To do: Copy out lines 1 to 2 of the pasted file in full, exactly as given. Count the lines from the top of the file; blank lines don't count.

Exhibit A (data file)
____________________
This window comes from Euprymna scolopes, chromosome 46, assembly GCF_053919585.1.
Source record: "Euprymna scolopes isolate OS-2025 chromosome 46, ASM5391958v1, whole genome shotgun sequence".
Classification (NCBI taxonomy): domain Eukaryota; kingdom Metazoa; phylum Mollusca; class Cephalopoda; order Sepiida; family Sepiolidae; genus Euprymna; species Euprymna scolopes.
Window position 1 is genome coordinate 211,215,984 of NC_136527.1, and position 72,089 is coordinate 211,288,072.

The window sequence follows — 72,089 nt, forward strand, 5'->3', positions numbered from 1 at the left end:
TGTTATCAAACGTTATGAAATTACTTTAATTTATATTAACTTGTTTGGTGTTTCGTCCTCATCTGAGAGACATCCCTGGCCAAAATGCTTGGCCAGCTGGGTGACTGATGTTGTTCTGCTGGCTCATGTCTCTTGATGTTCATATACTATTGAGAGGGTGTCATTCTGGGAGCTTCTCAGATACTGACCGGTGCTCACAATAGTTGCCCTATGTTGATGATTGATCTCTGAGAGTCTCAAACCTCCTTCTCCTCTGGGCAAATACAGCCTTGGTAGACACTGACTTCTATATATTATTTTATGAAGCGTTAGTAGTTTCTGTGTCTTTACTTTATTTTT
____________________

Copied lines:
This window comes from Euprymna scolopes, chromosome 46, assembly GCF_053919585.1.
Source record: "Euprymna scolopes isolate OS-2025 chromosome 46, ASM5391958v1, whole genome shotgun sequence".